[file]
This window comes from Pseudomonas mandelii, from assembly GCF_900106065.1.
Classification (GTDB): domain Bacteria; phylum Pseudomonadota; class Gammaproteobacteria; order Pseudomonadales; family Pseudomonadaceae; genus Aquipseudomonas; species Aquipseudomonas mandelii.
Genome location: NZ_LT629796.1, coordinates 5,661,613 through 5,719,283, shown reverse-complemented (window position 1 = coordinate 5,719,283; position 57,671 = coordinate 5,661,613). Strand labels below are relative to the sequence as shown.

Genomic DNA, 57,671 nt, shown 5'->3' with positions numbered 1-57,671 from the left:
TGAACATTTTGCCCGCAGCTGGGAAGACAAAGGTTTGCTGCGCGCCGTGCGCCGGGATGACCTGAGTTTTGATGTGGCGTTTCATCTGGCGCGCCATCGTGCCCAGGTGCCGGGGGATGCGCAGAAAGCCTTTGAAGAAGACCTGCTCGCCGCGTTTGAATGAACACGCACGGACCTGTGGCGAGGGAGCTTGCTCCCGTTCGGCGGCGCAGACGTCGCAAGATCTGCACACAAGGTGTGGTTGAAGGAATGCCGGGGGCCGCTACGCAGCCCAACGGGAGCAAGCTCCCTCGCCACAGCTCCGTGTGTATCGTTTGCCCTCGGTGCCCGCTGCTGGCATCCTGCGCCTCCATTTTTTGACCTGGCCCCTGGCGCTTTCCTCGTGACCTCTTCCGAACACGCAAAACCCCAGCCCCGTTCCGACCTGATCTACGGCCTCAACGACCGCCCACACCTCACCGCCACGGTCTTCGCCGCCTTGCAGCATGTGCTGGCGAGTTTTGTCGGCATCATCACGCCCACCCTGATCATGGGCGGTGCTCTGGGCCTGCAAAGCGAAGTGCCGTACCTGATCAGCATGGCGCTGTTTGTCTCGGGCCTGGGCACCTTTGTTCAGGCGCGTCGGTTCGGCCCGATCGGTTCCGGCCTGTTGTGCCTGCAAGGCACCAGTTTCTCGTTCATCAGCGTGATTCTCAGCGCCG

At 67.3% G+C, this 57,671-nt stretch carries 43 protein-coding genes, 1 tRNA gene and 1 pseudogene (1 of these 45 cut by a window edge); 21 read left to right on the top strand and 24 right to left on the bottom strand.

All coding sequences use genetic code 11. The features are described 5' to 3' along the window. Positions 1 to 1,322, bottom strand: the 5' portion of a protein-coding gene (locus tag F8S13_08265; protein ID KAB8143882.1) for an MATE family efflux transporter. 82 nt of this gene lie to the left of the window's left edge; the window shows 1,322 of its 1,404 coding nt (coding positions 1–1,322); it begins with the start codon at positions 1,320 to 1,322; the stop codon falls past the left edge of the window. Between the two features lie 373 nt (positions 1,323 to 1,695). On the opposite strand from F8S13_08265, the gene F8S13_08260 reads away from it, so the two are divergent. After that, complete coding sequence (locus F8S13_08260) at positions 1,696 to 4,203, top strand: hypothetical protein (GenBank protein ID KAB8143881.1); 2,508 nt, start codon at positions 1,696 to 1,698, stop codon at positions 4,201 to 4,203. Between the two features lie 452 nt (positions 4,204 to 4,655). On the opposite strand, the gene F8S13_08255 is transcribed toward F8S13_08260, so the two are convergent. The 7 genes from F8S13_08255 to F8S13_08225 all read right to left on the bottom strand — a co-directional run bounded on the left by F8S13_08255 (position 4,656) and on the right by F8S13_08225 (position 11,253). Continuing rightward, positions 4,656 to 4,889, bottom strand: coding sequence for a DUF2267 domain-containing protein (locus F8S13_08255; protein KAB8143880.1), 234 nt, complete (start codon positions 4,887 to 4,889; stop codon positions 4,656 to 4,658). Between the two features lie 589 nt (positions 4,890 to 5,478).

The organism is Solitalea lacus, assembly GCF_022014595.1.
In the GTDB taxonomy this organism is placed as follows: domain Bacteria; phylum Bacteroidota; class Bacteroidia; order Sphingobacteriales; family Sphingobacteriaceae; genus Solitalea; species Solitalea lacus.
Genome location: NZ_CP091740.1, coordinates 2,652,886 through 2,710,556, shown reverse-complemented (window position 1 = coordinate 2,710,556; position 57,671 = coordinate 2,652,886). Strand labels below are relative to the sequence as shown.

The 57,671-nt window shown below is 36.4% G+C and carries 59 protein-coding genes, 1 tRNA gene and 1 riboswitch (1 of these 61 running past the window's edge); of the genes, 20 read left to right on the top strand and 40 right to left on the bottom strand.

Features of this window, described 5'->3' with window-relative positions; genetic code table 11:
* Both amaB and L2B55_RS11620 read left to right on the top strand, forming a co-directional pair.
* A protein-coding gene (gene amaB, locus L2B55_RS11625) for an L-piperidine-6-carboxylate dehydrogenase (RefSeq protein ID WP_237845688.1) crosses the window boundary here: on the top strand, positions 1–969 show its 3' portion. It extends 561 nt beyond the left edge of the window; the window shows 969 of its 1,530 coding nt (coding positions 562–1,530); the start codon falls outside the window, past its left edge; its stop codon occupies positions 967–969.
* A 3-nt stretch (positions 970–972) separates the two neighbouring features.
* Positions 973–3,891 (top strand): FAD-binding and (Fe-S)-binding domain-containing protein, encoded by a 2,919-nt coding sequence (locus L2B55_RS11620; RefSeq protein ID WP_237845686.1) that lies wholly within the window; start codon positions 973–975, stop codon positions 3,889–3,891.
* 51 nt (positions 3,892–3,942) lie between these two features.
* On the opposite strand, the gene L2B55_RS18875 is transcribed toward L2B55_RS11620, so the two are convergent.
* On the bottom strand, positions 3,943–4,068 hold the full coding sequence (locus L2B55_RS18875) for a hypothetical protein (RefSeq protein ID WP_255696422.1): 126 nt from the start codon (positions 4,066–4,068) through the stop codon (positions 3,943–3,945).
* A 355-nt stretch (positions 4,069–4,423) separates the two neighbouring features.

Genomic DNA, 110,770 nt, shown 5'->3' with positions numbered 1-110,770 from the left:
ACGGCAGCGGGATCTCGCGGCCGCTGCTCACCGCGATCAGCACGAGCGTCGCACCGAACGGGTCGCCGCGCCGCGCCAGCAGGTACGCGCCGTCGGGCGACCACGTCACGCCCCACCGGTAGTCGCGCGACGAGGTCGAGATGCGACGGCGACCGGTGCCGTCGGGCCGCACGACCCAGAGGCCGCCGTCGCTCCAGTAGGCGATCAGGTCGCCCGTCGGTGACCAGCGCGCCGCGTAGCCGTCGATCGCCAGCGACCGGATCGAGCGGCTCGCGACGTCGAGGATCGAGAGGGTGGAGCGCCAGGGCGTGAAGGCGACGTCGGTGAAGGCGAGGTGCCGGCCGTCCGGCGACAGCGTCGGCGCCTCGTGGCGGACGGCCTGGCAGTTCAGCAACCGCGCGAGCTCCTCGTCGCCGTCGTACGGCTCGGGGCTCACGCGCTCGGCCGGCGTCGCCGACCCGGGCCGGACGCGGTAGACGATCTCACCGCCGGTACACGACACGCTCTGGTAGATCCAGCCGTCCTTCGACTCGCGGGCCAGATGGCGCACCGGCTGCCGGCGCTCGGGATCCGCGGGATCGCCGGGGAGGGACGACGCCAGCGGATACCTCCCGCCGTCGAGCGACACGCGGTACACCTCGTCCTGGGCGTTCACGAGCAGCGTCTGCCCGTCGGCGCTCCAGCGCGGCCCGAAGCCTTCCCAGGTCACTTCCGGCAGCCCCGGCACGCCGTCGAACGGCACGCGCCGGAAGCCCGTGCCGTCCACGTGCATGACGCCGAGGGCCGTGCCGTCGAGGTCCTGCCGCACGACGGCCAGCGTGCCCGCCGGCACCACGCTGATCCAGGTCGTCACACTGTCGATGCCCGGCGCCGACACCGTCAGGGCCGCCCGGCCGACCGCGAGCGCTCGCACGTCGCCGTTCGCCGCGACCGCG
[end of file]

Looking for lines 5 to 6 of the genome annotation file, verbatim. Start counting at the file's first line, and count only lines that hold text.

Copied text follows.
TGAACATTTTGCCCGCAGCTGGGAAGACAAAGGTTTGCTGCGCGCCGTGCGCCGGGATGACCTGAGTTTTGATGTGGCGTTTCATCTGGCGCGCCATCGTGCCCAGGTGCCGGGGGATGCGCAGAAAGCCTTTGAAGAAGACCTGCTCGCCGCGTTTGAATGAACACGCACGGACCTGTGGCGAGGGAGCTTGCTCCCGTTCGGCGGCGCAGACGTCGCAAGATCTGCACACAAGGTGTGGTTGAAGGAATGCCGGGGGCCGCTACGCAGCCCAACGGGAGCAAGCTCCCTCGCCACAGCTCCGTGTGTATCGTTTGCCCTCGGTGCCCGCTGCTGGCATCCTGCGCCTCCATTTTTTGACCTGGCCCCTGGCGCTTTCCTCGTGACCTCTTCCGAACACGCAAAACCCCAGCCCCGTTCCGACCTGATCTACGGCCTCAACGACCGCCCACACCTCACCGCCACGGTCTTCGCCGCCTTGCAGCATGTGCTGGCGAGTTTTGTCGGCATCATCACGCCCACCCTGATCATGGGCGGTGCTCTGGGCCTGCAAAGCGAAGTGCCGTACCTGATCAGCATGGCGCTGTTTGTCTCGGGCCTGGGCACCTTTGTTCAGGCGCGTCGGTTCGGCCCGATCGGTTCCGGCCTGTTGTGCCTGCAAGGCACCAGTTTCTCGTTCATCAGCGTGATTCTCAGCGCCG

At 67.3% G+C, this 57,671-nt stretch carries 43 protein-coding genes, 1 tRNA gene and 1 pseudogene (1 of these 45 cut by a window edge); 21 read left to right on the top strand and 24 right to left on the bottom strand.